These days, America has more trouble with its allies than its enemies.
Consider the strange case of Turkey and Qatar, two putative American allies. Both nations host essential U.S. air bases while supporting Islamist political parties, increasingly cooperating with Iran, America’s most determined enemy in the region, and actively subverting U.S. policy in the region.
Questions began with the arrest of Andrew Brunson, an American-born Christian pastor who has lived in Turkey for 23 years without incident. Then, on October 7, 2016 Brunson and his wife Norine were seized as alleged coup plotters. Norine was released after being held for 13 days, without any charges being filed. Andrew Brunson has remained in detention since 2016 and the charges, when they finally appeared, were numerous and impossible to believe. Example: Brunson is a part of Mormon-inspired CIA plot to topple Turkey’s elected government. (Brunson is not Mormon and has no known CIA connections.) If convicted, he faces up to 35 years in prison.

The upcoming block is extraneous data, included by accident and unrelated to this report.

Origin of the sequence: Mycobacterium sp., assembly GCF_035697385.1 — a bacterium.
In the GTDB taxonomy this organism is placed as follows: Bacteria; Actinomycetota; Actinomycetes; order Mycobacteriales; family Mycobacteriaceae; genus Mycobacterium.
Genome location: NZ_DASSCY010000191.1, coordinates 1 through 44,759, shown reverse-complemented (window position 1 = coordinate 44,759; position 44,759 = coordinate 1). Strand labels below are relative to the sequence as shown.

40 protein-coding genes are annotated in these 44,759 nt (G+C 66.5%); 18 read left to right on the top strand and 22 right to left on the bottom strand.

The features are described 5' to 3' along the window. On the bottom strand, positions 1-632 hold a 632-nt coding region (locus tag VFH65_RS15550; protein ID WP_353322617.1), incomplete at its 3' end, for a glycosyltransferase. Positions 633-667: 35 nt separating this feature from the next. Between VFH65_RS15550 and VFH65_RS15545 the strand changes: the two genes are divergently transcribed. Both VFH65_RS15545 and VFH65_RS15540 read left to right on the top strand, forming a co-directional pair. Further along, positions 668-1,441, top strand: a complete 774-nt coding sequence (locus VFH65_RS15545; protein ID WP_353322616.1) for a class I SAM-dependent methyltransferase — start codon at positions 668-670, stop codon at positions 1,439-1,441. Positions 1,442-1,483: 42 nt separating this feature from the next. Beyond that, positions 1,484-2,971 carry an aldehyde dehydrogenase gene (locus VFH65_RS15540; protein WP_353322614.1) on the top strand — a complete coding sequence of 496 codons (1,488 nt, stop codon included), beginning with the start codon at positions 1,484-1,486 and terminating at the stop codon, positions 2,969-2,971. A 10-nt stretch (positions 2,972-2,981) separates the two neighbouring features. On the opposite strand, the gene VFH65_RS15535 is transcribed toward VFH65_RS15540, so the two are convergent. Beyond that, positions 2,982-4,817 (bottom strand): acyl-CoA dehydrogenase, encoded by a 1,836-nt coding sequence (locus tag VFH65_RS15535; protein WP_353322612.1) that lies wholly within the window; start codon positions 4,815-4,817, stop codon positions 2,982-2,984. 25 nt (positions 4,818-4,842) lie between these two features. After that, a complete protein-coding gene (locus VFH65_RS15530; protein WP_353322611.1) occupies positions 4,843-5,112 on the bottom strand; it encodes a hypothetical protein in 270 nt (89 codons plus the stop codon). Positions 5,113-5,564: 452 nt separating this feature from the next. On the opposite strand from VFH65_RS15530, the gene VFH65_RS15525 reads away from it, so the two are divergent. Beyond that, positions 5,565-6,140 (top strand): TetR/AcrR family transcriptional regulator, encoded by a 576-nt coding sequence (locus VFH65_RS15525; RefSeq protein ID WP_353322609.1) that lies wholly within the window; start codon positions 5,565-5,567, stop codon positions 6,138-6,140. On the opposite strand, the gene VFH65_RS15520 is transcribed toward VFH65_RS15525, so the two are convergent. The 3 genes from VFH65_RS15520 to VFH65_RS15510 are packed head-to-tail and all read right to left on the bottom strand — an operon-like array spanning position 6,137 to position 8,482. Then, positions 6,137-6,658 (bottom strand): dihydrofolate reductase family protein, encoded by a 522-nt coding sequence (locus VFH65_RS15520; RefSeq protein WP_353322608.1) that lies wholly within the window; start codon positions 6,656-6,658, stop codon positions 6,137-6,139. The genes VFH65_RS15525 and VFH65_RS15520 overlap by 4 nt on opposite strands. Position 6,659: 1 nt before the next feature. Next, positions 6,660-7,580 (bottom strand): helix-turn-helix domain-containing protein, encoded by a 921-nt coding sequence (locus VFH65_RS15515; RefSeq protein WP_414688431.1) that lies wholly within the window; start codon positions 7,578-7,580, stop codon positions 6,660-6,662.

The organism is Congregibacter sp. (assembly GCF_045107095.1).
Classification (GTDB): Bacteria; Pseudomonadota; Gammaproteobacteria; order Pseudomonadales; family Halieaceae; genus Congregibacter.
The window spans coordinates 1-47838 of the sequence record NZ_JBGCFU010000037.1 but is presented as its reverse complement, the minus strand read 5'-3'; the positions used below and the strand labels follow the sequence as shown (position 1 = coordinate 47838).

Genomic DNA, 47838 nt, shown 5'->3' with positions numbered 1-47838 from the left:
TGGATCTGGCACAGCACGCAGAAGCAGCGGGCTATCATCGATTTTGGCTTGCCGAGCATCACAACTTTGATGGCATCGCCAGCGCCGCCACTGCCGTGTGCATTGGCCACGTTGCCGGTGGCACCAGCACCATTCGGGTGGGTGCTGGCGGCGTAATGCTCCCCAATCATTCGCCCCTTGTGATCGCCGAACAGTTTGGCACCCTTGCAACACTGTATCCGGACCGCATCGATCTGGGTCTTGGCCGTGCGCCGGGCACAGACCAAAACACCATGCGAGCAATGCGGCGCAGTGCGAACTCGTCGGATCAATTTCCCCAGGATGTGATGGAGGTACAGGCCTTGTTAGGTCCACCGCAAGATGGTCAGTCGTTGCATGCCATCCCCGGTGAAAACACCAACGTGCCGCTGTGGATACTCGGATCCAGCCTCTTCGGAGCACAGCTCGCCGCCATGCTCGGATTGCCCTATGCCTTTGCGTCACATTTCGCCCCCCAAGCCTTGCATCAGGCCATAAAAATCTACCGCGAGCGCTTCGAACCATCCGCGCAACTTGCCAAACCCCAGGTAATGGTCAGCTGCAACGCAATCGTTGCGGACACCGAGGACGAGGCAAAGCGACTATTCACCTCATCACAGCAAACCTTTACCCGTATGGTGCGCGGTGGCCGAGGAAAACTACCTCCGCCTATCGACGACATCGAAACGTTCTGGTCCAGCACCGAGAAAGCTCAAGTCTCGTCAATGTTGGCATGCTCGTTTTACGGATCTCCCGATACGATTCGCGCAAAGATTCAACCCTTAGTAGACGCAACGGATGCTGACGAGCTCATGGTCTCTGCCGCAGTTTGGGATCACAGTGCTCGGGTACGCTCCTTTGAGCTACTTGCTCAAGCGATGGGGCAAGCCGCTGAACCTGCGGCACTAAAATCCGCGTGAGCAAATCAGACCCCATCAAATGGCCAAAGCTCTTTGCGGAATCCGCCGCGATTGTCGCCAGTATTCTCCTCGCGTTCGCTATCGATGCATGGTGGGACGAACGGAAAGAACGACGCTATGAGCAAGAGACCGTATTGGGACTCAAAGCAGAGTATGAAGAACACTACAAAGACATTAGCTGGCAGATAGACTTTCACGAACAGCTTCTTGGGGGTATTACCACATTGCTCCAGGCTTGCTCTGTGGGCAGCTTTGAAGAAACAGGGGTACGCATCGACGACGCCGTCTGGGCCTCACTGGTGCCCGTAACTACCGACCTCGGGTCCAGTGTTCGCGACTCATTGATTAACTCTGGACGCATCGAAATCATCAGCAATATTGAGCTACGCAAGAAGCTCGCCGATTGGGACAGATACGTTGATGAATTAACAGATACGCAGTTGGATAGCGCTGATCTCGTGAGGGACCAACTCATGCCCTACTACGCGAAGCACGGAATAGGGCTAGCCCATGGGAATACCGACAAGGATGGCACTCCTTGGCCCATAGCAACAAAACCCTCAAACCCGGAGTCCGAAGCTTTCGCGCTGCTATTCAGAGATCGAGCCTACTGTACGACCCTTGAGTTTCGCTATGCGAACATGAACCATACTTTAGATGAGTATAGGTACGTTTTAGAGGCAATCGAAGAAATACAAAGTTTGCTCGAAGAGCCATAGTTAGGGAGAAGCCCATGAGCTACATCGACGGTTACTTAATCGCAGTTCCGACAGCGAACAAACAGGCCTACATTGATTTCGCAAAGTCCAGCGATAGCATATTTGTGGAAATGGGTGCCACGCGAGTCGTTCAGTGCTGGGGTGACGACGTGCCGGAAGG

Turkey revealed its true intentions when it offered to exchange Brunson for Fethullah Gülen, a self-exiled Turkish Islamic cleric who lives in Pennsylvania. The Turkish government believes that Gülen and his alleged “Fethullah Gülen Terror Organization” are behind the July 2016 alleged attempted “coup” against the Turkish government. Dissidents maintain that the “coup” was manufactured to give the elected Islamist government cover to purge pro-secular senior military officers, opposition politicians and critical journalists. For more than a decade, Turkish politics has been roiled by a debate about undoing many of secular traditions and laws enacted at the founding of modern Turkey in the 1920s, but now moving toward a more Islamic model that is friendlier to Iran’s Islamic dictatorship and less so toward the US and the EU. Brunson apparently became a pawn in a larger chess game.